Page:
A Note on Alexandra Kollantai

Jj Plant jplant at cix.compulink.co.uk
Wed Sep 18 22:06:00 MDT 1996


In-Reply-To: <3.0b18.32.19960918000325.006abd78 at vip.cybercity.dk>
Jorn wrote (inter alia)

>In this context it was a disgrace for Kollontai to give in on her original
>views. We can argue at length Lenin's points against Kollontai and Zetkin
>and vice versa. But in the mid-1930's this had very concrete and harsh
>social consequences, which no Marxist could support.


I think you're completely right on the politics of the situation, but perhaps
too hard on the personalities. From 1928 onwards life for oppositionists or
critics of the Stalin regime was increasingly hazardous, and the authorities
were willing to make use of their opponents families and friends as hostages.
There were very few who did not eventually give way under the pressures of the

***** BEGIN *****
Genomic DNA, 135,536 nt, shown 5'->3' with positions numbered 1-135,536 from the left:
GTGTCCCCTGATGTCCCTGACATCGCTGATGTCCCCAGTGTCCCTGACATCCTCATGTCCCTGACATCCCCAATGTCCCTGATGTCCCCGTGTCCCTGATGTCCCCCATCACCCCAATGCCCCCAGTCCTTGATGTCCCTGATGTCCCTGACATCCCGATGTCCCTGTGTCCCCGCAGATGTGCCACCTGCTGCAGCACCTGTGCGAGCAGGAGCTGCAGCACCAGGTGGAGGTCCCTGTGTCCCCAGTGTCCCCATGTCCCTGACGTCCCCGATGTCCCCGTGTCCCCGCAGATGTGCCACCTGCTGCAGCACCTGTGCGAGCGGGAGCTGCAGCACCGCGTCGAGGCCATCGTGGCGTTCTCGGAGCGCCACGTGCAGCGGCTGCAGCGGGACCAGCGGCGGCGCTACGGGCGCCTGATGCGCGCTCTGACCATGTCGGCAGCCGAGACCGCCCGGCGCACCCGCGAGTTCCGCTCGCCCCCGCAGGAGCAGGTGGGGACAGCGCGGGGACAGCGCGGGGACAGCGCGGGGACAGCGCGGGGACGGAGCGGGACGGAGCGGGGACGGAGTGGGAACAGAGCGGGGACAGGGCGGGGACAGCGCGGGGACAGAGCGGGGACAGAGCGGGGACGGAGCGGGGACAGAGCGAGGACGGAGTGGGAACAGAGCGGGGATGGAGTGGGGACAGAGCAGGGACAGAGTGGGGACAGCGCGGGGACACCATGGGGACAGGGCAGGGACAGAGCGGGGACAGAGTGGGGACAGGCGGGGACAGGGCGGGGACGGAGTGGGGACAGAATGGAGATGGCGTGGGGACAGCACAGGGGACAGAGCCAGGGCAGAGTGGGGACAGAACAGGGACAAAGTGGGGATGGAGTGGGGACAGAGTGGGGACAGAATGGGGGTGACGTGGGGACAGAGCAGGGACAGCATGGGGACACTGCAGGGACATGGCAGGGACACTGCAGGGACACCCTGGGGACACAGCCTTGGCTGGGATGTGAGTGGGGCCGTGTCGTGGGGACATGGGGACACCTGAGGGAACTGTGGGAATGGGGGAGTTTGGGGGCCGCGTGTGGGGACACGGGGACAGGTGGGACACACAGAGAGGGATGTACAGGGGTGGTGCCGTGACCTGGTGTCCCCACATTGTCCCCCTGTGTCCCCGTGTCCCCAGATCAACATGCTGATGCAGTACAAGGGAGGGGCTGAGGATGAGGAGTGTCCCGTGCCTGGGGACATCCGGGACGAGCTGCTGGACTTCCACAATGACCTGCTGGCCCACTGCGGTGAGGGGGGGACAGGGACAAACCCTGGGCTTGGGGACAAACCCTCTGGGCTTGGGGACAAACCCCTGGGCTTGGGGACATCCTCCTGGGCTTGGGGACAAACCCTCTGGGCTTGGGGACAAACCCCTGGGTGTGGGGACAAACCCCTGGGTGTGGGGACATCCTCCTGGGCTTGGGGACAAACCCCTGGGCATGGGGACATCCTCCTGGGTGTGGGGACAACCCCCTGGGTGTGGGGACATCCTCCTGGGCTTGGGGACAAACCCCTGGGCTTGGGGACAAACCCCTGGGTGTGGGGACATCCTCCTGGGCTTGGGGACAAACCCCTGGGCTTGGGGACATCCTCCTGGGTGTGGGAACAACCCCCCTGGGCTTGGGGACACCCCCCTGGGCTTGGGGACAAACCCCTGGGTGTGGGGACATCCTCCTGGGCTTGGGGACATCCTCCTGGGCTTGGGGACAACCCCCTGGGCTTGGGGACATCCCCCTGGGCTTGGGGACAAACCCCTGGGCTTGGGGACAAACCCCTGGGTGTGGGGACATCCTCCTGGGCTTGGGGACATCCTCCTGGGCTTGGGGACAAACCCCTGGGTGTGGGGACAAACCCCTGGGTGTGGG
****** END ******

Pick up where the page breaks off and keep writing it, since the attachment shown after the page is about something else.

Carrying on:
time. Some survived by keeping their disagreements secret and hoping for
changed times. This may have been the case with Kollontai. Mike Jones
(Revolutionary History's main source about Scandinavia) tells me that there are
(as yet untranslated) letters in Scandinavian archives that establish that in
the early 30s at least, Kollontai was advising left currents in the social
democracy to make contact with the trotskyists.
_________________________________
jplant at cix.compulink.co.uk



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